IN a Monitor article last June, I characterized Mexican President Carlos Salinas de Gortari's choice of a successor in the following terms: If the North American Free Trade Agreement (NAFTA) ended up being approved with only moderate complications, President Salinas would choose social development minister Luis Donaldo Colosio; were it subjected to rejection or delay, he would have to select Manuel Camacho Solis, who was at the time mayor of Mexico City. My reasoning was that Salinas would seek to preserve Institutional Revolutionary Party (PRI) hegemony as best he could.
Under more favorable circumstances, that would mean choosing Mr. Colosio, who has concentrated on rebuilding the PRI and reestablishing its network of patronage. Mr. Camacho, on the other hand, has built his reputation on dialogue with the opposition. Since such dialogue inevitably undermines the prerogatives of one-party rule, Camacho would only be turned to as a last measure to forestall the possibility of an even more serious threat to the political order.
On a close vote, Congress approved NAFTA, and Salinas wasted no time in announcing his choice of Colosio. In keeping with custom, Colosio began assuming the manner of a president-elect. Yet on New Year's Eve, as Mexicans toasted the incoming year and the government celebrated implementation of NAFTA, the party came to an abrupt end when a rag-tag army of Mayans marched into San Cristobal. The insurrection shattered the Salinas administration's image of Mexico as a modern society.
It also highlighted serious failings in Colosio's Solidarity program. Though a disproportionate share of federal funds had been lavished on Chiapas, the government had neglected to address the area's most fundamental social problems: racism, dispossession, marginalization, and repression.
By naming Camacho to head a government commission to negotiate with the Zapatista rebels, Salinas is in effect acknowledging his earlier misjudgment. Mexico's problems are worse than he imagined. Almost overnight, poverty and repression have become major issues, bolstering the presidential candidacy of Cuauhtemoc Cardenas Soloranzo. With Mexico now in a close partnership with the United States, its government must also carefully mind its image abroad. That means avoiding the appearance of being undemocratic and repressive.
After failing to eradicate the guerrillas quickly, Salinas had little choice but to pursue dialogue. That choice has further implications: If the government is to engage in negotiations with a small band of armed insurrectionists, it cannot well avoid serious dialogue with the country's democratic opposition, including Mr. Cardenas and his Democratic Revolutionary Party.
It is widely believed that Cardenas won the 1988 presidential election only to have his victory stolen by fraud. Similar indications of fraud in recent gubernatorial elections have sparked mass protests that have forced the government to back down. Any perception of cheating in the upcoming presidential election would almost certainly provoke nationwide unrest.
Further, Camacho was chosen despite his publicly expressed differences with Colosio, who is virtual heir to the presidency. That the rebels agreed to negotiate with Camacho after ruling out any dealings with Colosio, whom they describe as a stooge of Salinas, adds to the snub.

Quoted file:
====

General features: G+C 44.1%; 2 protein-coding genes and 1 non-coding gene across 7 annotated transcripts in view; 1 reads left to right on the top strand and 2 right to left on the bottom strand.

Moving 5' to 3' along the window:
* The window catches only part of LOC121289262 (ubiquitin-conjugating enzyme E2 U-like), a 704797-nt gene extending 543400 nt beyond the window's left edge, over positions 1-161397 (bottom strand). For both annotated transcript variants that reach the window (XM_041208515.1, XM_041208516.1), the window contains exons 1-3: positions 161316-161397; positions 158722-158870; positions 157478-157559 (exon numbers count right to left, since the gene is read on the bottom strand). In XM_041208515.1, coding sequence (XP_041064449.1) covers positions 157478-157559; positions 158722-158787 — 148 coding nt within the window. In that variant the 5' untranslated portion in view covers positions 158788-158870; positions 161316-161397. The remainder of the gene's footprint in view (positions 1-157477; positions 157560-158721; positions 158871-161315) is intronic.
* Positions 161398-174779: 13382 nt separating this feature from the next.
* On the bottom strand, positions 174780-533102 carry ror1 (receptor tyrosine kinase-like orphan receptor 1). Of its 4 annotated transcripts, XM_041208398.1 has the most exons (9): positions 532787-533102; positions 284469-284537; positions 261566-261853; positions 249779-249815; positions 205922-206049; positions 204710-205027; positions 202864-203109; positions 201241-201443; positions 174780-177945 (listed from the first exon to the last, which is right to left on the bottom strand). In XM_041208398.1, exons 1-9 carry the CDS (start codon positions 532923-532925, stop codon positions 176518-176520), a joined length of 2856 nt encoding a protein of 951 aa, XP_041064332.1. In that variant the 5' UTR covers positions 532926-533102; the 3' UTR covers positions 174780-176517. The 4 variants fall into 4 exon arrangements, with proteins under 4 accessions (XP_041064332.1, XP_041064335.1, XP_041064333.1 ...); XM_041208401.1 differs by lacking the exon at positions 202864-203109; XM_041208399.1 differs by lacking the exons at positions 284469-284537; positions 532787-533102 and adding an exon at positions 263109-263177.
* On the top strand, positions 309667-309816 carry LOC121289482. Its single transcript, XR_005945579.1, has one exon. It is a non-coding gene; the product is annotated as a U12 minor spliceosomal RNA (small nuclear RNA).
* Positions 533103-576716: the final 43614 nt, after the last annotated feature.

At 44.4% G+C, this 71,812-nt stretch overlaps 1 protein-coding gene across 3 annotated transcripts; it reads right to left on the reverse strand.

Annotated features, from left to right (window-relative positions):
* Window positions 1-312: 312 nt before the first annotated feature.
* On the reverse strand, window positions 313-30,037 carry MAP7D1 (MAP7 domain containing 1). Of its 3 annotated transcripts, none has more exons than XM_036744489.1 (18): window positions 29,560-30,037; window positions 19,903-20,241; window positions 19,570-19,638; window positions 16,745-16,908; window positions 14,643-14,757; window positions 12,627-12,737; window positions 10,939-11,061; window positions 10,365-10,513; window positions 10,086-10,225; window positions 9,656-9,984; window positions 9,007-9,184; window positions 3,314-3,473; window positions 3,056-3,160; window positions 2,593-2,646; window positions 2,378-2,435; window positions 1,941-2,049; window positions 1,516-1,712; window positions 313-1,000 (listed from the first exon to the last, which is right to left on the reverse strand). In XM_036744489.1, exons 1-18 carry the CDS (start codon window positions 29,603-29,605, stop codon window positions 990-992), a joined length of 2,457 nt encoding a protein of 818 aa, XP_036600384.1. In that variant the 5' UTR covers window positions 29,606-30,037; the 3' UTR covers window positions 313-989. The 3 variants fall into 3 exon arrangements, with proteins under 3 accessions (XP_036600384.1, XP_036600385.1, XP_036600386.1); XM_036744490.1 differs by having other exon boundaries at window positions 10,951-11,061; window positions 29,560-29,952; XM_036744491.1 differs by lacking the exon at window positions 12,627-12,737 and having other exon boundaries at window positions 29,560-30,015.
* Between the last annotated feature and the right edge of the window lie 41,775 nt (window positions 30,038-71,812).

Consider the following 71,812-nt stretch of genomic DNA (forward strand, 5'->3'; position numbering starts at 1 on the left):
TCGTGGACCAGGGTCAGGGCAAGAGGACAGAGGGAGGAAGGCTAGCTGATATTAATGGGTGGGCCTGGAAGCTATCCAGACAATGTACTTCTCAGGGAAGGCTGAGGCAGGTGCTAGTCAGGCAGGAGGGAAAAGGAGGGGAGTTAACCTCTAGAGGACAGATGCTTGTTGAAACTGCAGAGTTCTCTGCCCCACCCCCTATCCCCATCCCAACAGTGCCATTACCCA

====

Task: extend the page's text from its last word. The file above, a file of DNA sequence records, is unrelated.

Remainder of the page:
Moreover, it now looks as though Camacho is preparing for a possible run for the presidency after all, and Salinas seems to be hedging his bets. Article 82 of the Mexican Constitution specifies that no one who has held federal office within six months of the election may seek the presidency. Camacho's new appointment has allowed him to relinquish the foreign ministry just in time. And by accepting his new post as a ``private citizen'' without pay, he is unmistakably keeping his options open.
Camacho's prospects will now depend on the outcome of the negotiations. Should the talks lead nowhere, he will, for the time being at least, become political history. However, should he succeed in reaching an agreement that tranquilizes southern Mexico, he will become a national hero. In that case Colosio will seem irrelevant and expendable.
There is no precedent for replacing a PRI presidential candidate. Yet Salinas has shown little predilection for precedent. He has, furthermore, set the stage for such a switch through his repeated substitutions of governors in response to unrest at the state level. Should he be faced with similar problems at the national level, all he need do is test Colosio's loyalty by asking him to step aside in the interest of ``national solidarity.''
The only resistance Salinas would encounter would come from the PRI bureaucracy itself, which is Colosio's only firm base of support. But after 65 years of one-party rule the PRI is not warmly regarded by most Mexicans. Camacho, on the other hand, has won almost universal trust through his demonstrated commitment to working with all Mexicans, including the opposition. Whereas Colosio symbolizes the resurgence of the PRI, Camacho represents the as yet unfulfilled promise of political reform. Last November, Salinas opted to place the interests of his party ahead of those of the nation. He may soon have an opportunity to reverse priorities. The Opinion/Essay Page welcomes manuscripts. Authors of articles will be notified by telephone. Authors of articles not accepted will be notified by postcard. Send manuscripts by mail to Opinions/Essays, One Norway Street, Boston, MA 02115, by fax to 617 -450-2317, or by Internet E-mail to OPED@RACHEL.CSPS.COM.